Hands on Review: Used Ball Lock Kegs from MoreBeer



MoreBeer’s Ball Lock Kegs Explained

MoreBeer has a bunch of ball lock keg options both new an used.  Most of those are self explanatory, but the used offerings can be a bit confusing.

Rebuild It!

The keg offering featured in this review is the same keg featured in our step by step keg rebuilding and reconditioning how-to.

Should I buy a New Keg or a Used Keg?

Used kegs are generally sourced from soda bottlers.  They are built with commercial use in mind and designed to last for many years of rough duty service.

Brand new ball locks may not be made to the same standards.  However… We also don’t generally put our kegs through the same abuse that a soda distributor would.

Not withstanding price.  I think both options are valid.  If you’re up for a little elbow grease and replacing a few parts, used may be the way to go, if you’re more interested in convenience brand new is a good choice.  Practically, at least as of this posting, I think price will cause many to go the used route.

Hands on Review: Used Ball Lock Kegs from MoreBeer

A look at the keg.  It looks quite good.  Dirty, stickers still on it, but overall it’s in really good condition.Top down viewCommercial ball lock kegs are usually used by Pepsi distributors.  Hey, look what we have here.  This hold Pepsi pre-mix.  Side note… Pin lock kegs are usually used by Coke Distributors.  See: Ball Lock vs Pin LockA look at the gas in post.  This has a 6 point post.  Lots more about posts and points in our Craftsman Deep Well Socket ReviewSide view of the post.  The little notches at the base are an indicator that this is a gas post.If you zoom in, you can see that this is a Spartanburg Challenger VI.  If you’re looking to get specific replacement parts for your keg, this is how you do it.  Look for the manufacturer and model imprint on the keg.  That will allow you look up the specific posts and poppets.  O-rings are the same for all standard kegs.  See: Bulk Keg Orings and Keg Repair Part Numbers.  Cornelius/Corny is kind of like “Kleenex”.  It is a specific manufacturer that’s name has become synonymous with the category.  When you get a Corny Keg, it could be from a number of manufacturers.  Note that this photo also shows a dent.  That’s as bad is gets on this particular keg.  If you buy a used keg, expect dings and dents.  Again… these are tough tanks, they were built for regular commercial use.You can see that the PRV has been vented.  This keg came under pressure… a lot of pressure.  It took several seconds to vent.  Kegs arriving under pressure is a great sign.  It means the keg is leak free.If you look at the top of the lid o-ring, you can see that it’s really grimy.  No surprise, this is a raw keg.  Plan on cleaning, sanitizing and replacing all orings when you buy a used/non-rebuilt keg.  See: Bulk Keg Orings and Keg Repair Part NumbersA look at the underside of the lidA look inside the kegAnother look inside the keg.  Hey… it’s Pepsi!  This does have residual soda in it, but looks great.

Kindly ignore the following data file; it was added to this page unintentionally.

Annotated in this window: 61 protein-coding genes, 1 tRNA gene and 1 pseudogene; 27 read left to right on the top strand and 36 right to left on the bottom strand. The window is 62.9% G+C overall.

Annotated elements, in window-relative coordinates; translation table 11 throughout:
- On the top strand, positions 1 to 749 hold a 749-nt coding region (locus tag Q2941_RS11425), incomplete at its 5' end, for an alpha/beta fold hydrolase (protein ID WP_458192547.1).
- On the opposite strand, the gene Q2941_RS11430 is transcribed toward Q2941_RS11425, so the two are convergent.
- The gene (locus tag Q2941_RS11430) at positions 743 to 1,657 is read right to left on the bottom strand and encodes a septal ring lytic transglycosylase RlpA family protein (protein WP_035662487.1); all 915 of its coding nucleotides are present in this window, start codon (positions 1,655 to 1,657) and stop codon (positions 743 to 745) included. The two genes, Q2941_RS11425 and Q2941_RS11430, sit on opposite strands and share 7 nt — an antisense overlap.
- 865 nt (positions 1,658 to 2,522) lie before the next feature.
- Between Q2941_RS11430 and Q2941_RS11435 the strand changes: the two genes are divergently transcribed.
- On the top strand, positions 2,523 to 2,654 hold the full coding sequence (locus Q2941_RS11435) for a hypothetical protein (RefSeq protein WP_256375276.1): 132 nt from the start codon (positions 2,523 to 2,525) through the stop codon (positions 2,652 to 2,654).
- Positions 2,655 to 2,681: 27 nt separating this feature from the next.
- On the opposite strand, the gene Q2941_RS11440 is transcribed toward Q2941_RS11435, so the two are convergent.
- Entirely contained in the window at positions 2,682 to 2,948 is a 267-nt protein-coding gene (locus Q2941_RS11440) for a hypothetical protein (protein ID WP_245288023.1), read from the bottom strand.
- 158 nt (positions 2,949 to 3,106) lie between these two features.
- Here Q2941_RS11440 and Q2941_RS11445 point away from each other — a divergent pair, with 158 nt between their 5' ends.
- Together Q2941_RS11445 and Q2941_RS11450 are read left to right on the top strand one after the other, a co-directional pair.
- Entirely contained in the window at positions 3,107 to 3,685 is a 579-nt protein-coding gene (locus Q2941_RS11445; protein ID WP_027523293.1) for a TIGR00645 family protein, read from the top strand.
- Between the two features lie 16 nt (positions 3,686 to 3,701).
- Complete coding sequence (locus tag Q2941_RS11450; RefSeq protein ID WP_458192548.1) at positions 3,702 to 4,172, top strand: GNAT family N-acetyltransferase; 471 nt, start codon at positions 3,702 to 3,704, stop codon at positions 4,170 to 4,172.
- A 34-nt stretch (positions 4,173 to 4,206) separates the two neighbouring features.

This keg was in great shape.  It held pressure and had only one small ding.  It does need thoroughly cleaned along with a new set of o-rings.  Obviously, used kegs are a bit hard to review.  Yours will be different.  This is a look at one example keg, MoreBeer’s cheapest option KEG430.

One great thing about kegs at MoreBeer is that they fall under MoreBeer’s $59 free shipping program.  Many shops exclude kegs from free or flat rate shipping programs.  That’s a big bonus.

Availability of these kegs varies.  Check links below for current availability, description and pricing.

Keg Deals!

keg deals

Everything For Your Kegerator!

Also: Kegerator Tips & Gear | Keg Repair Part #s | Recent Keg Finds

Our Top Draft Resources!

More Homebrew Finds!

MoreDeals! at MoreBeer:

More: Recent MoreBeer Finds

Special Thanks to MoreBeer for providing the unit used for evaluation in this review.

Price, promotions and availability can change quickly. Check the product page for current price, description and availability.

Make sure the components you use are compatible and rated for your intended application.  Contact manufacturer with questions about suitability or a specific application.  Always read and follow manufacturer directions.  review:b3blkeg tag:tpr

Leave a Reply